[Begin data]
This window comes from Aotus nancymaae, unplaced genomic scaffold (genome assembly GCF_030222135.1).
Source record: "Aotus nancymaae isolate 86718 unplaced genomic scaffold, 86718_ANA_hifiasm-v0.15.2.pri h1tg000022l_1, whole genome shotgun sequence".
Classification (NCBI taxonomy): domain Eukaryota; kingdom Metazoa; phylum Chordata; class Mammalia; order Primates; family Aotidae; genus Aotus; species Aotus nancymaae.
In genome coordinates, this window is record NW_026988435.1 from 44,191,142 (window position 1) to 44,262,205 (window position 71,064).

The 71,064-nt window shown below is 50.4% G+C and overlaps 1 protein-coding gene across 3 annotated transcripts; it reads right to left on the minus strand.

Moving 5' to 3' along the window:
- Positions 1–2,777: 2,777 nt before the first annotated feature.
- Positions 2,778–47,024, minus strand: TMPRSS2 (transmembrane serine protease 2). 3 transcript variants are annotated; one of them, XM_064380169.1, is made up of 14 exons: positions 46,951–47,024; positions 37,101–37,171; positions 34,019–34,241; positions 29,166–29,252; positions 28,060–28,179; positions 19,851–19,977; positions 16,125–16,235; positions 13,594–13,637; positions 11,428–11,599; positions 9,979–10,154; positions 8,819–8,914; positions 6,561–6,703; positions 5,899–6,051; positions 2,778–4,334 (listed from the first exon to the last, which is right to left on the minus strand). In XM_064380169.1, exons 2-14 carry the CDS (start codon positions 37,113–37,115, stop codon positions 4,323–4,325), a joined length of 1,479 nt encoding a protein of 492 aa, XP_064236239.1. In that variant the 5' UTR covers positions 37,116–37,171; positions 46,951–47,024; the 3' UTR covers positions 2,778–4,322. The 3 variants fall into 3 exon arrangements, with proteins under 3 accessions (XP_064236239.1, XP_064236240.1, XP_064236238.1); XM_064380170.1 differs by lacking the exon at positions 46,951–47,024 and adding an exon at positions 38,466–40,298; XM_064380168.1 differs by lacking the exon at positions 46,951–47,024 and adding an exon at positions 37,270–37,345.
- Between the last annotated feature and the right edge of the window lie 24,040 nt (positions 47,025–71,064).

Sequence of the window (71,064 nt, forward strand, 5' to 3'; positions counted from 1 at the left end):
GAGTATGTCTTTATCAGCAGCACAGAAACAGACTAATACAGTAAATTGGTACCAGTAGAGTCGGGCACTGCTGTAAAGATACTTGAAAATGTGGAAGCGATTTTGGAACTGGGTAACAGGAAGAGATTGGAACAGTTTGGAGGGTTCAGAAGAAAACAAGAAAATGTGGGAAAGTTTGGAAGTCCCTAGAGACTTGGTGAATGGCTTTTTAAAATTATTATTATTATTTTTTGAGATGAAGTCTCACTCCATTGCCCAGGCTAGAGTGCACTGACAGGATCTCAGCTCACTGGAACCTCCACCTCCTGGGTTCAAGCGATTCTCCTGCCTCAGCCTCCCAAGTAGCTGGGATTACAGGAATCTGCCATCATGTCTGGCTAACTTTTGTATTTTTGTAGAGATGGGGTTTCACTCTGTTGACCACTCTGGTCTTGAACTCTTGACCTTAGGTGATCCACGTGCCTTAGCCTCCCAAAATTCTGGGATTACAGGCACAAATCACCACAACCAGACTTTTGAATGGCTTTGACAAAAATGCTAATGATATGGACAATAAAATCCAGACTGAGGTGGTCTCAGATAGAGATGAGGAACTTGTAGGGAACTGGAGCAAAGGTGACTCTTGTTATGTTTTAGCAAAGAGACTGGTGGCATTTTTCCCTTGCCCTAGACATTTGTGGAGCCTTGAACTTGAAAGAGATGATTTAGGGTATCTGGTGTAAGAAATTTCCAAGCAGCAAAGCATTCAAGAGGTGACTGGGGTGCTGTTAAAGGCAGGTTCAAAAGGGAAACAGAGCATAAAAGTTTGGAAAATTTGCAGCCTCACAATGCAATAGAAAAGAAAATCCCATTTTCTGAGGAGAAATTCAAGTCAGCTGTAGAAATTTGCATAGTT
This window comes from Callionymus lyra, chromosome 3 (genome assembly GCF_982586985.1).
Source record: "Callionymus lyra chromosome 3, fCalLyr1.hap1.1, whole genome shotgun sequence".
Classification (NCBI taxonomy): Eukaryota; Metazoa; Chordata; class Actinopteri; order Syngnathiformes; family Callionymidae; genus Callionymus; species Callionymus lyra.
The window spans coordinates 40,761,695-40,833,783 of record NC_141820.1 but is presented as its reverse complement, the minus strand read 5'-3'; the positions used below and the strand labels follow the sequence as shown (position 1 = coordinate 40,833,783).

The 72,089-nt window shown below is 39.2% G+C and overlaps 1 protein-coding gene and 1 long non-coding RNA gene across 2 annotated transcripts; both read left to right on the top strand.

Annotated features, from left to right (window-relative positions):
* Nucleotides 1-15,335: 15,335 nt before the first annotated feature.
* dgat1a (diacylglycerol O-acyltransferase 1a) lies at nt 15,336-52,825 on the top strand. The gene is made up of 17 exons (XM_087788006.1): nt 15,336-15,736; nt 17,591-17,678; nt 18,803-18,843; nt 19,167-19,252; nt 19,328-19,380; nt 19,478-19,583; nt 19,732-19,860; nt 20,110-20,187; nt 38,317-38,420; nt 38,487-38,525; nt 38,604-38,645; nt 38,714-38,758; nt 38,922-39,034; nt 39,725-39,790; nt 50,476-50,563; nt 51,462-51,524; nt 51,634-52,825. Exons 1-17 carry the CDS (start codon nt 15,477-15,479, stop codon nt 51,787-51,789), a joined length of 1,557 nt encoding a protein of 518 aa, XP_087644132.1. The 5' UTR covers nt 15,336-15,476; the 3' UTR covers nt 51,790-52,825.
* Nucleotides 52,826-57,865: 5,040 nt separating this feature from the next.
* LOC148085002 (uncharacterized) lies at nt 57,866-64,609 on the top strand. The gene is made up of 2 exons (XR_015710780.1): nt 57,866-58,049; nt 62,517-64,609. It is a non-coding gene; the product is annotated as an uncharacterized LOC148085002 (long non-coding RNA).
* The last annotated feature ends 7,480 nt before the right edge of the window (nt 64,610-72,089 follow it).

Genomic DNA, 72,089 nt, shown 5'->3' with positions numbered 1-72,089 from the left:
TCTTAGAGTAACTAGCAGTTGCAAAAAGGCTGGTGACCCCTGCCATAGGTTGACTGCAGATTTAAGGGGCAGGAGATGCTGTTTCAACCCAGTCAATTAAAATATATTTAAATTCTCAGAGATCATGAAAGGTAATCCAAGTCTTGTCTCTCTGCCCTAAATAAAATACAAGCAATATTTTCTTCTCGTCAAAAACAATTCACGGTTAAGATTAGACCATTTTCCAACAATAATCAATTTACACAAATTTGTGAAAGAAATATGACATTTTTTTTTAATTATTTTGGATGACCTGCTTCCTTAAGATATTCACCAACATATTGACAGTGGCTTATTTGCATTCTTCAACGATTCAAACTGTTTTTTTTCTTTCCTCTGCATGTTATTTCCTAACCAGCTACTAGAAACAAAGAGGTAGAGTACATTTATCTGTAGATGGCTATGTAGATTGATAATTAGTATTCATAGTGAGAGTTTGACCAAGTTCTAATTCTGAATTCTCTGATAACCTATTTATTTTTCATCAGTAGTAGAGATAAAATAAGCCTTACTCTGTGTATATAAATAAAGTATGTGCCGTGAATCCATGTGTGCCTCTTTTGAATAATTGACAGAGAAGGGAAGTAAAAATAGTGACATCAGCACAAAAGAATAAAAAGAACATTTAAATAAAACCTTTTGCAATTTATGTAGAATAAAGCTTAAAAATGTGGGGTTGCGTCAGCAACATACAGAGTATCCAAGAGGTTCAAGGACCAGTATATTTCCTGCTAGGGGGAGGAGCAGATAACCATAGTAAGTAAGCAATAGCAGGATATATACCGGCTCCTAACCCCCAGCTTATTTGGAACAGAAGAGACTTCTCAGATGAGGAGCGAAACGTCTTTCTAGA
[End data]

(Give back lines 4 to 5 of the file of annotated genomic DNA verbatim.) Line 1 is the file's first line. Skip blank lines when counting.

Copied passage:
In genome coordinates, this window is record NW_026988435.1 from 44,191,142 (window position 1) to 44,262,205 (window position 71,064).

The 71,064-nt window shown below is 50.4% G+C and overlaps 1 protein-coding gene across 3 annotated transcripts; it reads right to left on the minus strand.